THE shire saving almost $700,000 on its insurance for this financial year occurred due to a number of factors including a more competitive insurance sector.
The News reported on 30 June that the savings came from putting its insurance out to tender rather than staying with MAV Insurance.
The windfall was revealed when councillors approved the budget in late July and added 10 items totalling $600,000 after saving $690,230 on the estimated cost of insurance.
The items included sealing a car park in Mornington, a contribution for an access road near Tyabb airfield, money for cliff stability at Safety Beach and cash for music, art, sport and a history project.
But the saving was not all down to changing insurers.
MAV president Cr Bill McArthur told The News the MAV Insurance quote provided to the shire for public liability and professional indemnity as well as fidelity insurance was “below $700,000, not $1.5 million”.
“This means it was impossible for the council to save $700,000 by choosing another insurance provider over the MAV,” he said.
(Fidelity insurance is taken out by an employer against losses incurred through dishonesty by employees.)
The shire’s interim chief financial officer Matthew Hubbard said the budget estimate of $1.5 million (which excluded workers compensation) had been prepared some months earlier “on the basis of conversations held with the shire’s insurance broker”.
“The discussions included an assumption about continuing with the same levels of cover, consideration of the claims history over the preceding 12 months, the actual premiums paid for 2014-15 cover ($1.25 million) and expert opinion as to the likely percentage increases to be applied based on the broker’s projections about the market at the time,” he said.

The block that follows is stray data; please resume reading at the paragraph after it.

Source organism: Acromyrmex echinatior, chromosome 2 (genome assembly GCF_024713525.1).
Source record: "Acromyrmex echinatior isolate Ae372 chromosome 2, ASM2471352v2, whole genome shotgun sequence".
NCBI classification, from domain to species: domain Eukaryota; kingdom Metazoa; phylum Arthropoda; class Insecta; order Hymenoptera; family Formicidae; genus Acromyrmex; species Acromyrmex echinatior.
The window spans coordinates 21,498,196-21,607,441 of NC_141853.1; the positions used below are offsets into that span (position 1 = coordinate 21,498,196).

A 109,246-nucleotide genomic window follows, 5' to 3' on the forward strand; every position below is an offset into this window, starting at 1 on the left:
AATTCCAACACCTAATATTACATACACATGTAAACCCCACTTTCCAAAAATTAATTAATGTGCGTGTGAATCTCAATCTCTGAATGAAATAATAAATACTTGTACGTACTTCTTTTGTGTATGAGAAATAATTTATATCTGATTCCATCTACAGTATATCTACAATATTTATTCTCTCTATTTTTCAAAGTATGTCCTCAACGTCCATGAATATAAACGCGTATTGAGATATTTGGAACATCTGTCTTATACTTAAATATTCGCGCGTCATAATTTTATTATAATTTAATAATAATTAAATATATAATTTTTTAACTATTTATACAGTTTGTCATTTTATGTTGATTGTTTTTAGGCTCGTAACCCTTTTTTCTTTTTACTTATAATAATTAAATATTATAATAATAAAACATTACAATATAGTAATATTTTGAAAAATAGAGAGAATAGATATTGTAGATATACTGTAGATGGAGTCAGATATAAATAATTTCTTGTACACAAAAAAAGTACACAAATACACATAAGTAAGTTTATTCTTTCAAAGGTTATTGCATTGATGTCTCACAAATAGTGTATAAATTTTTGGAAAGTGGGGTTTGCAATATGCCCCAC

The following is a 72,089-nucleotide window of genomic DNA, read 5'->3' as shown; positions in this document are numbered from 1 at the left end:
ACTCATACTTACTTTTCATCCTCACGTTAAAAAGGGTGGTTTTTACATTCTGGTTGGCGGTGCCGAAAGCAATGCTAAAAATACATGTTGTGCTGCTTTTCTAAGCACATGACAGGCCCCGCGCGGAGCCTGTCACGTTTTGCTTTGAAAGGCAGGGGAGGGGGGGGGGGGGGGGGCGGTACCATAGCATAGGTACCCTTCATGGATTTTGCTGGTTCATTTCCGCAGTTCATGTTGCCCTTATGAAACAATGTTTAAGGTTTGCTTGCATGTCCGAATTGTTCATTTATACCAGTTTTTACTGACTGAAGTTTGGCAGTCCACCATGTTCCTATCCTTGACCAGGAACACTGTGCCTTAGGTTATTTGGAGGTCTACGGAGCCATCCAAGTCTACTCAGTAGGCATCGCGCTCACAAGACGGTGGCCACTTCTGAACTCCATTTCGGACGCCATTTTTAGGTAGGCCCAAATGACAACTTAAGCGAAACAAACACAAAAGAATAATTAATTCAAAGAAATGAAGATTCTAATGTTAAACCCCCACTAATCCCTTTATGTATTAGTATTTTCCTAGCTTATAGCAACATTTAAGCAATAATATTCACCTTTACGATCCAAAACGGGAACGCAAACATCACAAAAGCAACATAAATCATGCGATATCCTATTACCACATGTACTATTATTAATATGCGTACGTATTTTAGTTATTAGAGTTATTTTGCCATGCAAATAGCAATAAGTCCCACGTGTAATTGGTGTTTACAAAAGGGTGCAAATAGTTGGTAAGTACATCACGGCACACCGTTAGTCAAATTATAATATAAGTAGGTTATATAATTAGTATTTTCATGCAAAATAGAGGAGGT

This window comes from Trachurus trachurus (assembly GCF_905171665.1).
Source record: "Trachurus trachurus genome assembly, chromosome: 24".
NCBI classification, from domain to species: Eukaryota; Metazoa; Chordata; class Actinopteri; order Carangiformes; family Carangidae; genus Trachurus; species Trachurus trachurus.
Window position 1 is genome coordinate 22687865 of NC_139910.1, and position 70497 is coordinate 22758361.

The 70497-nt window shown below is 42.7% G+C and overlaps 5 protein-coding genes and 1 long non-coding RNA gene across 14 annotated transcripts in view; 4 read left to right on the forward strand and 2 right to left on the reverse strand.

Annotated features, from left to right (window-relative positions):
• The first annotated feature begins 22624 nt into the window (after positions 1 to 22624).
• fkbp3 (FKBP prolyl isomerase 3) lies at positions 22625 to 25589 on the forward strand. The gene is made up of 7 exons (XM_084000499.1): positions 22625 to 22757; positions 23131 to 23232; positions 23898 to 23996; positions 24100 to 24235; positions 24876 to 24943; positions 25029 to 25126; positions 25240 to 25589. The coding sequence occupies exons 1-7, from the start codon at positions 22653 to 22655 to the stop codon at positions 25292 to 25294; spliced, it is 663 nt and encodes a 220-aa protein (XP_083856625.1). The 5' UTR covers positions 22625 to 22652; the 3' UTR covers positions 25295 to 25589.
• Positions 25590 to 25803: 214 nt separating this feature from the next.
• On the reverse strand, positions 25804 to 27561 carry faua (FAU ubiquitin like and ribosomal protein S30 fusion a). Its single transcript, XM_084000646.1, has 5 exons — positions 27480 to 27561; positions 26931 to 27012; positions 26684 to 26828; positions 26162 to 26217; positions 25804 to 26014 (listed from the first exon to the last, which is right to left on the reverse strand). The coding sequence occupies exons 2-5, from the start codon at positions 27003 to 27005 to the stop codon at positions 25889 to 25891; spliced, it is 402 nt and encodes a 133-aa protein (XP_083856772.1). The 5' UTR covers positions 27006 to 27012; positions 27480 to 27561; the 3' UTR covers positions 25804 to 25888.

He said the classes of insurance considered included industrial special risks, public liability and professional indemnity, motor vehicles, councillors’ and officers’ liability, and corporate travel.
“The shire had not received detailed quotations from the MAV or other providers at the time of exhibiting its draft budget.
“Between the time of preparing and aggregating those estimates and the adoption of the final budget, a supplementary insurance adviser was appointed to assist with conducting a comprehensive risk review.
“An open tender exercise (on behalf of the shire and a number of other councils) was undertaken, attracting bids from alternate underwriters.”
Mr Hubbard said that during this time “conditions in the insurance underwriting market changed with some softening observed as well as increased appetite, and hence competition, for the local government sector by underwriters”.
“The combination of these factors contributed to the significant savings achieved compared to the estimates for insurance premiums included in the proposed budget exhibited in April-May.”
The shire has appointed AON as its principal insurance adviser and has cover with CGU, Lloyds of London, Chubb, QBE, Vero and Allianz.